National leader Todd Muller says the magnitude of economic downturn due to Covid-19 has not yet sunk in to the public or to the media because they have been pre-occupied by the "shambles" at the border and quarantine centres.
But he says National will present a plan to the electorate before the election setting out how it will respond.
And later this month he says he will announce the largest infrastructure package in New Zealand's history.
Muller made his comments in a major speech to the Christchurch Employers' Chamber of Commerce today, in the same week his Clutha-Southland MP Hamish Walker shocked his party and the country over breaching the privacy of Covid-19 patients. Walker yesterday announced his departure from politics at the September 19 election.
Muller said National's full economic plan would not be finalised until after the Government released the Pre-Election Economic and Fiscal Update (Prefu) in August.
It would be available by September 2 when overseas voting began, to be followed by early voting, which started on September 5.
He said the plan's framework was made up of five components: responsible economic management; delivering infrastructure; reskilling and retraining the workforce; a greener, smarter future; and building stronger communities.
"National will be releasing each of these components in a series of major speeches through this month and into early August to give New Zealanders time to scrutinise each element," he said.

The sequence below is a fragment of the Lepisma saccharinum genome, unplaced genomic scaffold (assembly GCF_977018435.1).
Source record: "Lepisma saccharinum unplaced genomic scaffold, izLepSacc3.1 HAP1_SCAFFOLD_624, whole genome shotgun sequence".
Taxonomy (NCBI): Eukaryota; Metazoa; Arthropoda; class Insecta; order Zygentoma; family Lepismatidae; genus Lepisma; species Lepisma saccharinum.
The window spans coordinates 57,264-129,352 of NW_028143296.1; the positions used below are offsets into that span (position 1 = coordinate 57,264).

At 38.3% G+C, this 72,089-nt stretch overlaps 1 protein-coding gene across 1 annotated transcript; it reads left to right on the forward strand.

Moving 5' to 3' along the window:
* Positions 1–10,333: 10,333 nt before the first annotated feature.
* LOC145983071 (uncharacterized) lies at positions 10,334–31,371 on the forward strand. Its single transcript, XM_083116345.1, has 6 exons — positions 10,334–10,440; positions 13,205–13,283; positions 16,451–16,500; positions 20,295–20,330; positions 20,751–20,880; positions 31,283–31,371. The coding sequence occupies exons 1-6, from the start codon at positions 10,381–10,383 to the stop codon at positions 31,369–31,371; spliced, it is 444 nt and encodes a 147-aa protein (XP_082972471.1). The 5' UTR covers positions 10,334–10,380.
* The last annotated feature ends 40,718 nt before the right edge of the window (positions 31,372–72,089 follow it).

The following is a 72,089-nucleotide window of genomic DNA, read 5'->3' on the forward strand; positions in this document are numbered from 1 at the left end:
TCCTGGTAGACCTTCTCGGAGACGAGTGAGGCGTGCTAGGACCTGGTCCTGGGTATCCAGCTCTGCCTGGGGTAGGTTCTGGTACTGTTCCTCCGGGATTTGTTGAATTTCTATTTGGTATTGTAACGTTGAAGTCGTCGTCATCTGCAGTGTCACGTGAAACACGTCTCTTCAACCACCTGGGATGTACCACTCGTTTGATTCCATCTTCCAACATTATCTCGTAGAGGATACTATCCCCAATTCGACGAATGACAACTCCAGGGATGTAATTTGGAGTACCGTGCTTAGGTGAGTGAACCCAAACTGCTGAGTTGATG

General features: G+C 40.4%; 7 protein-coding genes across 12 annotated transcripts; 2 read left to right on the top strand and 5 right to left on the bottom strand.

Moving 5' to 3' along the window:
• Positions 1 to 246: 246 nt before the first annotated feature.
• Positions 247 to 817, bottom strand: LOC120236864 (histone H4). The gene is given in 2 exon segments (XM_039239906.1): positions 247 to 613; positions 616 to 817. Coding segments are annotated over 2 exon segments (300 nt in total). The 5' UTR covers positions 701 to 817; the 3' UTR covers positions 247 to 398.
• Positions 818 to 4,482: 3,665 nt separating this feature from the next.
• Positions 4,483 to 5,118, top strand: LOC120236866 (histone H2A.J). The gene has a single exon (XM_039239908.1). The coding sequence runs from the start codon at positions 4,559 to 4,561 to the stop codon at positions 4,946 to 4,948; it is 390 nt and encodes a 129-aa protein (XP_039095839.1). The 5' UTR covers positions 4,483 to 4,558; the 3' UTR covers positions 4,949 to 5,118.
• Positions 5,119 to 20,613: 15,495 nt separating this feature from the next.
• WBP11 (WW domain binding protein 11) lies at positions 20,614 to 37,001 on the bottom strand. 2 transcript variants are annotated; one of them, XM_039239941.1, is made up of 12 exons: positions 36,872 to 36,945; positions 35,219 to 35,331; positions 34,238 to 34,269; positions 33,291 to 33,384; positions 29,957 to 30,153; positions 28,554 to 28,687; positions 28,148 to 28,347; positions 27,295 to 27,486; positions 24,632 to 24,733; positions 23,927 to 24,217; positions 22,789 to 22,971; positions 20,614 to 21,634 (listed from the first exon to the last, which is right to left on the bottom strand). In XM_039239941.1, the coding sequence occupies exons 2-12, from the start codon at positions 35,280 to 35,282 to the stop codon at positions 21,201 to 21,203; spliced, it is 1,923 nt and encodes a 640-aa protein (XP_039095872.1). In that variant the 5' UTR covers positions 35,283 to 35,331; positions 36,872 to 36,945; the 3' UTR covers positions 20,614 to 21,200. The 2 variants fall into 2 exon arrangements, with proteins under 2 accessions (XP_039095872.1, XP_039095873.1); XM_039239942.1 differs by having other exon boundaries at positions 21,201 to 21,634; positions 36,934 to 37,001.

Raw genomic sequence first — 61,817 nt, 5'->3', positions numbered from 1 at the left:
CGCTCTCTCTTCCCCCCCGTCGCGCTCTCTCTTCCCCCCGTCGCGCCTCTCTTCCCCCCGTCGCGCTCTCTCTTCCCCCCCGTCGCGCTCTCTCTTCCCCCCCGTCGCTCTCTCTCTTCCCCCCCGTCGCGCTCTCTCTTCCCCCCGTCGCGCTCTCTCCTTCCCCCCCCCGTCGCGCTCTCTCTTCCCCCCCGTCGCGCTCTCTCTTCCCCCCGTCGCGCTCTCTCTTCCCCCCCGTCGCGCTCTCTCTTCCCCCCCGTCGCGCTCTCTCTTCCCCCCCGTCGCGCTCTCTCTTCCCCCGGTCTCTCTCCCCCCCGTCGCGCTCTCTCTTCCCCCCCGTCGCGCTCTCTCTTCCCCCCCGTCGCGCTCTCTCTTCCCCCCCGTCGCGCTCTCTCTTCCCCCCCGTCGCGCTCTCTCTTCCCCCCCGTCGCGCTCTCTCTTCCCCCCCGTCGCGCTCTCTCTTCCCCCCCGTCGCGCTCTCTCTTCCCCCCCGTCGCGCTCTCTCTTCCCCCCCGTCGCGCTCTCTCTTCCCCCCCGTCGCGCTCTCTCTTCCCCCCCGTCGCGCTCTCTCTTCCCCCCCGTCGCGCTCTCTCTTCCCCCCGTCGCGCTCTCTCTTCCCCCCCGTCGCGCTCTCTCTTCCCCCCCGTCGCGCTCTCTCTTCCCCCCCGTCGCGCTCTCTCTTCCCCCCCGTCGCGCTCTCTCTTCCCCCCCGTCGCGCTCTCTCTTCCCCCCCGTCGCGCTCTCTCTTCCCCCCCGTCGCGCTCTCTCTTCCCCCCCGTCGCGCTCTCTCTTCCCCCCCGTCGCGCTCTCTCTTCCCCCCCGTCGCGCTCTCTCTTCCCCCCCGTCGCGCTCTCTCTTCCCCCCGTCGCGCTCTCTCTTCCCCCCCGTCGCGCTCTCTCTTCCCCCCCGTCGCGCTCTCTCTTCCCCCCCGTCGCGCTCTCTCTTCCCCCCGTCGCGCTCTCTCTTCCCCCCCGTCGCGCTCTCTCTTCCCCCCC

"With Labour not having anything to offer except 'borrow, spend and tax', National understands that responsible government is about creating a deliberate and considered plan – and then following it."
Muller said that when the earthquakes devastated Christchurch, it was a body blow to the whole country.
"The National Government took decisive action to generate the rebuild. Our legacy isn't one of ruined buildings behind fences, awaiting insurance settlements, it's of a new vibrant city, from the beautiful riverside to the shiny new buildings."
A major part of that recovery strategy was the Christchurch Central Recovery Plan, put together in just 100 days.
"Our execution of that plan returned life to a devastated CBD.
"National knows how to shape a plan that delivers. It is going to fall to us again to rebuild New Zealand from Covid-19 and the lockdown.
"The Prime Minister told her party rally over the weekend that she had no playbook or plan for her three years in Government, no plan for Covid-19 and no plan for recovery.
"National knows how to shape a plan that delivers."
He said Labour forecast net core debt would reach 53.6 per cent of GDP in 2024 under their policies.
"That's an eye-wateringly high level. We will work hard to try to keep it lower than that, which would put New Zealand in a better position to recover. But of far greater longer-term importance is that Labour projects that under its policies, but with a far stronger economic environment than we face today, net core debt will still be as high as 42 per cent by 2034.
"That means Labour intends a mere 11 per cent reduction in net core debt, over a decade. At that rate, we will not get back to the safe 20 per cent mark until perhaps the mid-2050s.
"I'm not hiding that my Government will borrow large amounts over the next three years, and in 2020/21 in particular. National will always be more disciplined in its spending than Labour. Yes, we will borrow what we need to, to support New Zealanders through the crisis – neither more nor less. But we will not just fling money around, the way the Labour Party is.
"Instead, we promise to spend it better and invest it better than Labour, in a way that does in fact improve New Zealand's productivity, economy, the overall wellbeing of every one of us, and which, in turn, makes it easier to pay the debt off."